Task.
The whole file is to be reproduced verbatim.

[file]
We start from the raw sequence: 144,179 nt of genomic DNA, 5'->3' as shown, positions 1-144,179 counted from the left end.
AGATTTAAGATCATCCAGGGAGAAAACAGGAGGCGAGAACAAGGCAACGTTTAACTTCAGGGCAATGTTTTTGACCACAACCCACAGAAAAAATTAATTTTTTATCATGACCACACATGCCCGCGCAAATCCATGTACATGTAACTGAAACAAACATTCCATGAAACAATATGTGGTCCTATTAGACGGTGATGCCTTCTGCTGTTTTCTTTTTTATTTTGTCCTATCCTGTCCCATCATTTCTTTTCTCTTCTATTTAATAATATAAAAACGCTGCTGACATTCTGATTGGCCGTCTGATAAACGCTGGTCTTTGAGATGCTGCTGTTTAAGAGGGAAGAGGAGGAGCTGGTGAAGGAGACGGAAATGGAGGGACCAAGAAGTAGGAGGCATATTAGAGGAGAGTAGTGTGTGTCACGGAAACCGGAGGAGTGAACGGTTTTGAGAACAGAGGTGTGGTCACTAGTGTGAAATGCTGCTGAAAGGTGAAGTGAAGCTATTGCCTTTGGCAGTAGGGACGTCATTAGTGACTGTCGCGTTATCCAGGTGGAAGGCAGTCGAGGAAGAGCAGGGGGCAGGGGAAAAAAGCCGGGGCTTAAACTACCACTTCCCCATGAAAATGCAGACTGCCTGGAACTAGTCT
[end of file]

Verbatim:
We start from the raw sequence: 144,179 nt of genomic DNA, 5'->3' as shown, positions 1-144,179 counted from the left end.
AGATTTAAGATCATCCAGGGAGAAAACAGGAGGCGAGAACAAGGCAACGTTTAACTTCAGGGCAATGTTTTTGACCACAACCCACAGAAAAAATTAATTTTTTATCATGACCACACATGCCCGCGCAAATCCATGTACATGTAACTGAAACAAACATTCCATGAAACAATATGTGGTCCTATTAGACGGTGATGCCTTCTGCTGTTTTCTTTTTTATTTTGTCCTATCCTGTCCCATCATTTCTTTTCTCTTCTATTTAATAATATAAAAACGCTGCTGACATTCTGATTGGCCGTCTGATAAACGCTGGTCTTTGAGATGCTGCTGTTTAAGAGGGAAGAGGAGGAGCTGGTGAAGGAGACGGAAATGGAGGGACCAAGAAGTAGGAGGCATATTAGAGGAGAGTAGTGTGTGTCACGGAAACCGGAGGAGTGAACGGTTTTGAGAACAGAGGTGTGGTCACTAGTGTGAAATGCTGCTGAAAGGTGAAGTGAAGCTATTGCCTTTGGCAGTAGGGACGTCATTAGTGACTGTCGCGTTATCCAGGTGGAAGGCAGTCGAGGAAGAGCAGGGGGCAGGGGAAAAAAGCCGGGGCTTAAACTACCACTTCCCCATGAAAATGCAGACTGCCTGGAACTAGTCT